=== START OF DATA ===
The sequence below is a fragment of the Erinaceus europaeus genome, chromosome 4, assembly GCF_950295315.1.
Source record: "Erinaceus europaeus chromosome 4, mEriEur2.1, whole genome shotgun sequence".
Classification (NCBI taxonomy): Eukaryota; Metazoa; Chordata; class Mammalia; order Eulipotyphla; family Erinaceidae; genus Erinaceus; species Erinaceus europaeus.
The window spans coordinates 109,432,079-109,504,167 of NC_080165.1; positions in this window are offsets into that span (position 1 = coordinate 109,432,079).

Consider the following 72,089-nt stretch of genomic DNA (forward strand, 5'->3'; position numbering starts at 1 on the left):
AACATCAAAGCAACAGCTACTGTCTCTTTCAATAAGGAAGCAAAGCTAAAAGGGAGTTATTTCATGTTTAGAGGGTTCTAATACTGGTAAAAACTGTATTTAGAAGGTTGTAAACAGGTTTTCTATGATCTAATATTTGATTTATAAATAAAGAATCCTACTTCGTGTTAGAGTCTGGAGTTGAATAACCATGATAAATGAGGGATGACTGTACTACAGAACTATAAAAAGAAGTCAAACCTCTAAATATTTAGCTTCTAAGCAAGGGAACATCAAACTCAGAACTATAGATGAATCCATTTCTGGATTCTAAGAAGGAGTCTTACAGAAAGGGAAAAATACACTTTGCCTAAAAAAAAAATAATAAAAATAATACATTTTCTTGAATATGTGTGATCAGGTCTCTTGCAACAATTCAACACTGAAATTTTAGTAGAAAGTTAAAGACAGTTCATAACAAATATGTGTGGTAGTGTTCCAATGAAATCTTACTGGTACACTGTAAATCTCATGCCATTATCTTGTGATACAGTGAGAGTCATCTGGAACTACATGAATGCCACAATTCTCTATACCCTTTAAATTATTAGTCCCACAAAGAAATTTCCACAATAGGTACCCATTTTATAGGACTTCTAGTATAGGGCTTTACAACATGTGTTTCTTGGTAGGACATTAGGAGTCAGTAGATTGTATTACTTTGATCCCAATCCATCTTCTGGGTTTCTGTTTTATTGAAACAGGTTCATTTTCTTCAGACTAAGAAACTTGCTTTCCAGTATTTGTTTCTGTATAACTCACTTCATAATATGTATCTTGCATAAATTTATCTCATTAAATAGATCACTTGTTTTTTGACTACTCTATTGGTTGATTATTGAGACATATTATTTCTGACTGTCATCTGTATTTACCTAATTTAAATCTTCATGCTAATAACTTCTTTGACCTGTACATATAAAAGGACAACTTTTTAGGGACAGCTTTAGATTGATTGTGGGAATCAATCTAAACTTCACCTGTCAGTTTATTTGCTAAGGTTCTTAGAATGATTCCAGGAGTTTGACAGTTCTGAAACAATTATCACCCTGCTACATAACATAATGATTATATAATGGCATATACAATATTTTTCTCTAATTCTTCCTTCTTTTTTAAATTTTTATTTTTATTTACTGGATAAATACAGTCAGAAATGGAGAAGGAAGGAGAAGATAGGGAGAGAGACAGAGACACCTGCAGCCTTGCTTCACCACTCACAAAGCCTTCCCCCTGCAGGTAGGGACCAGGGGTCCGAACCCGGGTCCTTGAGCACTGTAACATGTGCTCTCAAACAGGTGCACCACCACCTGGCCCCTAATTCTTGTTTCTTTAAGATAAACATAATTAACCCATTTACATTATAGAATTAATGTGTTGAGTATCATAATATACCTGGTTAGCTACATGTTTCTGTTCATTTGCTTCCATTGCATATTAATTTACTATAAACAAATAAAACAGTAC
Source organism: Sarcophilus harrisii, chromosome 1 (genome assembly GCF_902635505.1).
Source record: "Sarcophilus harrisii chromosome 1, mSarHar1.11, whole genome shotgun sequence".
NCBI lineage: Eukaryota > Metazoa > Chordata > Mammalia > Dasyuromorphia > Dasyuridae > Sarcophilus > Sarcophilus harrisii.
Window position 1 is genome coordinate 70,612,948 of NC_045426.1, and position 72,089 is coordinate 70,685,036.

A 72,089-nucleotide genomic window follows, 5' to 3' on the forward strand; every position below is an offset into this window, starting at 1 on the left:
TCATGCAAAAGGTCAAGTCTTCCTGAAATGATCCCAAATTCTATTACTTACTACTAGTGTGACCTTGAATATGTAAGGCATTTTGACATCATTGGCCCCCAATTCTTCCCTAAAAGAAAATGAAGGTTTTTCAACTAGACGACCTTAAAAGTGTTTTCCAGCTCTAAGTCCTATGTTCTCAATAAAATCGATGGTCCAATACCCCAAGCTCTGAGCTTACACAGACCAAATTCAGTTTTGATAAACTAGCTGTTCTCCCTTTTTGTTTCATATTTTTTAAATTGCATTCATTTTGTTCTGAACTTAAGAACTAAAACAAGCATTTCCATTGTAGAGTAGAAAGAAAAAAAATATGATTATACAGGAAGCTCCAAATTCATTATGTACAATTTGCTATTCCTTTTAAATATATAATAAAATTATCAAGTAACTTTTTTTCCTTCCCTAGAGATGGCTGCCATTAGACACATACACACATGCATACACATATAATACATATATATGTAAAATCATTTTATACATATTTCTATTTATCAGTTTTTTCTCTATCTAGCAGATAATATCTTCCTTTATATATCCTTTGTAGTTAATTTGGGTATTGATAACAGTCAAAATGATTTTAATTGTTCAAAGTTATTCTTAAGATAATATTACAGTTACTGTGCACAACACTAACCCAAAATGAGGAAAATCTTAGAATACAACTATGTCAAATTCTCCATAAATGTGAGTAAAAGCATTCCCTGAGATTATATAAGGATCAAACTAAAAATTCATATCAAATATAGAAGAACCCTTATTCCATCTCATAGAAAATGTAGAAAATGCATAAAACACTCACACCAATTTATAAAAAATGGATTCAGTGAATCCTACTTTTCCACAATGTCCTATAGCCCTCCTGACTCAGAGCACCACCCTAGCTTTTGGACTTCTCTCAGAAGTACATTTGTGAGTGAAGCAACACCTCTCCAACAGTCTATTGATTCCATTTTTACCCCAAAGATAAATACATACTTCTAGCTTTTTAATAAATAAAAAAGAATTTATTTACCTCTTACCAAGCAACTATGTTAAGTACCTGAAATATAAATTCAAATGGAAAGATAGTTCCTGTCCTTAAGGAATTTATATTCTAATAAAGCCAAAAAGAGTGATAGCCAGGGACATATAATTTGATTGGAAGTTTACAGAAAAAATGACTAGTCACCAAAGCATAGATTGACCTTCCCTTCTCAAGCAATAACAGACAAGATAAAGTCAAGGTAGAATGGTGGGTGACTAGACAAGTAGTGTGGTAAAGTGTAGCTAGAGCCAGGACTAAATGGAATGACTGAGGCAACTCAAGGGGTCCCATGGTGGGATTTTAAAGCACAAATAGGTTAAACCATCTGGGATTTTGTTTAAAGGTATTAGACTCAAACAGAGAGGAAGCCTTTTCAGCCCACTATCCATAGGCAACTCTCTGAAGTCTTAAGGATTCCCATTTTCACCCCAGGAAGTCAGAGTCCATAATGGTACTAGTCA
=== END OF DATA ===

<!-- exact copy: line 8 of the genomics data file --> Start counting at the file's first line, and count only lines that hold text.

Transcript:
Source record: "Sarcophilus harrisii chromosome 1, mSarHar1.11, whole genome shotgun sequence".